Hobby Wednesday: Coloring Books for Adults

Coloring Books for Adults

What kinds of hobbies do you like to take part in after work and on weekends? (We’re talking about offline activities here — no computers required/allowed!) This is the first in a series of occasional posts where we’ll take a look at how to pick up various hobbies. Today we’re talking about coloring books for adults, an activity that has exploded in the last year or so. You can find coloring books of all kinds at sites like Amazon or stores like Michaels or Jo-Ann Stores — I even saw a small selection at the grocery store the other day. I’ve dabbled in this trend myself; I received a Doctor Who coloring book as a gift a while ago and just took it up a notch by buying Color Quest: Extreme Coloring Challenges from Amazon, a color-by-numbers book in which each mystery picture has teeny-tiny squares or other shapes to fill in. (The picture isn’t revealed until you’re done.)

If neither of those appeals to you, don’t worry — there are many, many options out there for coloring stress relief (or just for fun) — in fact, it’s almost overwhelming. You can find coloring books of mandalas, animals, flowers and landscapes, fashion, abstract designs, tattoos, TV and movies (from Bob’s Burgers to Buffy to Lord of the Rings), lawyersarchitecture, sports, quotes, Internet-famous cats, and anatomy. There are religious coloring books, coloring books of Disney villains and Disney princesses, and several books with titles like Calm the F*ck Down: An Irreverent Adult Coloring Book (which has 800+ reviews). Your favorite website may have even put out its own coloring book, for example, The Oatmeal or Young House Love.

A few books that are highly rated at Amazon are pictured above. From L to R:

  1. Adult Coloring Book Designs: Stress Relief. This book offers gardens, animals, mandalas, and paisley designs to color. Amazon, $4.77.
  2. Secret Garden: An Inky Treasure Hunt and Coloring Book. This one contains pen-and-ink illustrations of gardens that feature hidden pictures of “tiny garden creatures” to find. Amazon, $9.57.
  3. Adult Coloring Book: Stress Relieving Animal Designs. This coloring book features more than 40 animal pictures to color. Amazon, $11.69.
  4. Fantastic Cities: A Coloring Book of Amazing Places Real and Imagined. This book features illustrations of New York, London, Paris, Rio, Tokyo, and other cities. Amazon, $12.08.

The choices of colored pencils and other coloring tools can also be overwhelming, so here are a few that have been highly recommended on art and coloring sites:

Colored Pencils:   

  1. Sargent Art 50-Count Assorted Colored Pencils, $10.90 at Amazon
  2. Faber-Castel 24-Piece Polychromous Colored Pencil Set, $38.46 at Amazon
  3. Prismacolor Premier Soft Core Colored Pencils, set of 72, $46.99 at Amazon

Markers and Pens: 

  1. Crayola Washable Super Tips Markers Kit, 65 pieces, $10.78 at Amazon
  2. Staedtler Color Pen Set, Set of 36, $24.00 at Amazon
  3. Autumn Colors or Pastel Tones Faber-Castell Pitt Brush Pens, Pack of 12, $39.99-$41.62 at Amazon

Do you like coloring? Do you use it as a stress reliever, creative outlet, or both? What tools do you use for coloring — pencils, markers, gel pens, or something else? Which coloring books are your favorites? Or, do you prefer other types of art such as drawing or painting? 

Coloring books for adults: a great way to destress, or another source for stress?


  1. This may call my adult status into question, but I’ve received a number of those adult coloring books as gifts and honestly, for me, they are too intricate for coloring in them to be stress-relieving. Some of the mandala-type designs are especially annoying because the little sections actually aren’t discrete, so you end up coloring this huge area that winds through lots of others. I need to just go buy a coloring book for kids!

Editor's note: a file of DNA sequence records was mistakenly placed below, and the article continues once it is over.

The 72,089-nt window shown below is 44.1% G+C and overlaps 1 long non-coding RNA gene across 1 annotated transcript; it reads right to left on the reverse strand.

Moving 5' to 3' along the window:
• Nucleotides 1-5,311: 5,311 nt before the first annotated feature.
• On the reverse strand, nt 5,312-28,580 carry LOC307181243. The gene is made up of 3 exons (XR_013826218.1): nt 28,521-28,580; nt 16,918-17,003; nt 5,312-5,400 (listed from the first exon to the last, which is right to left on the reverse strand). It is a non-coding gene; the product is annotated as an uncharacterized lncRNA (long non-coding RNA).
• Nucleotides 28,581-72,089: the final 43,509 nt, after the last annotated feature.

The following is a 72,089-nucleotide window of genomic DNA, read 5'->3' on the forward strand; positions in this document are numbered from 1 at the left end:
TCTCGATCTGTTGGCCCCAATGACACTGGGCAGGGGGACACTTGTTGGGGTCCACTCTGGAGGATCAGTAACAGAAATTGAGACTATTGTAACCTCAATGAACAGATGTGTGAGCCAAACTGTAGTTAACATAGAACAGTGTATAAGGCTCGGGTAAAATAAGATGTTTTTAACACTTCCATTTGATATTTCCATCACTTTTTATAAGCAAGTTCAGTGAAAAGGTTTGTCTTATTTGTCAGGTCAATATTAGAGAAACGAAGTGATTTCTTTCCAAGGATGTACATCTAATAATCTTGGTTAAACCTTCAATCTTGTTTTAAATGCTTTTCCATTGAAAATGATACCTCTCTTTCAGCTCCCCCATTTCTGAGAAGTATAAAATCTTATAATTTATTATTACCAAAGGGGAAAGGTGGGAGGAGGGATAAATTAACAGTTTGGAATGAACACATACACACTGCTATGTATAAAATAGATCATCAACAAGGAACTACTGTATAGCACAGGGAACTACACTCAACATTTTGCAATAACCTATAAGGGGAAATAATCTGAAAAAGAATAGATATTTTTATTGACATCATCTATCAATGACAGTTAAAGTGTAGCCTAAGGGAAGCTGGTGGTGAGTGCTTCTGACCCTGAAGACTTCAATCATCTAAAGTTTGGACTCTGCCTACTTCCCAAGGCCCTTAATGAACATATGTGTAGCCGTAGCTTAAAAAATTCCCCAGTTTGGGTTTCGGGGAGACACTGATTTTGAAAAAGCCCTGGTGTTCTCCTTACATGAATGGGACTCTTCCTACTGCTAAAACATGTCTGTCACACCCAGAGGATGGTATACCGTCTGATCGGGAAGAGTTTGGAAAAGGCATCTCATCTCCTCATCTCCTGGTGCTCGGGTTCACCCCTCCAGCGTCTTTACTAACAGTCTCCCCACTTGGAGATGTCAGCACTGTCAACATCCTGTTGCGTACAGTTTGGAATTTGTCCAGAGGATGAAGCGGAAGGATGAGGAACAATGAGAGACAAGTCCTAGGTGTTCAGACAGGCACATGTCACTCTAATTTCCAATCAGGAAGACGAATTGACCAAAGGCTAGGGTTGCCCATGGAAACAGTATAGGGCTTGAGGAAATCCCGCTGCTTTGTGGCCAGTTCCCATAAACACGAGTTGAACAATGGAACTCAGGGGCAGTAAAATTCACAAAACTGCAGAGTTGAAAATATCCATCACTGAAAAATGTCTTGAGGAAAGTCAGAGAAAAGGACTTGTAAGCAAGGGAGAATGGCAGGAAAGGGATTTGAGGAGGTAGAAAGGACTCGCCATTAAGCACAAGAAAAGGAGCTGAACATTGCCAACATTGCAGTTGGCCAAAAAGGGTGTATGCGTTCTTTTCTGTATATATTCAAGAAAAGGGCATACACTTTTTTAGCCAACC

• TO Lawyer :

      This was my experience too. I actually found it more stressful to colour in adult colouring books so I just gave it up.

    • Anonymous :

      I totally agree. I plan to pick up an extra $1 child’s coloring book next time I go to Michaels.

    • I feel the same way! I go way back on coloring as an adult – I’ve been doing it since law school 10+ years ago but I like all the available options now. One recommendation is to search for abstract or art coloring books, not ones billed as “adult”. They’re not childish but aren’t as exacting. I had a bunch of those that I still color in, but I do have a few of the newer more detailed ones as well.

    • +1. I thought I would love it but my type A personality took over and coloring in every tiny little space became stressful and I didn’t want to stop until I finished. It still makes me laugh since I bought them for relaxation.

    • Anonymous :

      +1 children’s coloring books FWT!

    • Agreed. I prefer dot to dot. There is no thinking. Just dots. They are numbered. It is wonderful zen stress-relief.

    • I got a Halloween themed Disney princess sticker/coloring book “for my daughter”…. yeah, but she’s 2, so it’s not like she can actually do it, so I’ll just have to do it for her. What a shame!

    • Baby Associate :

      I agree! I have a ton of unused “adult” ones, including that Fantastic Cities, which is incredibly beautiful, but filled with thousands of tiny things to stress over. The book also doesn’t lay flat very well and it’s massive. I think it’s a perfect book for those who love to color, but not necessarily for stress relief. I wish someone would color it for me though, because it really is beautiful.

      My newest “adult” ones are really good! “The Mindfulness Coloring Book” and “Color Me Cluttered: A Coloring Book to Transform Everyday Chaos into Art.” The first has intricate details, but it’s very small (perfect for tossing in a bag or keeping at a desk), so it’s not super overwhelming (plus, I love that the subtitle is “Anti-Stress Art Therapy for Busy People). The second is book sized, but has very large coloring shapes. It is also incredibly cathartic that the premise of the book is coloring in an unorganized room of a house.

    • I’m so happy you said this! SAME! I want big spots to colour so I don’t have to think too much.

  2. Takes Direction Well :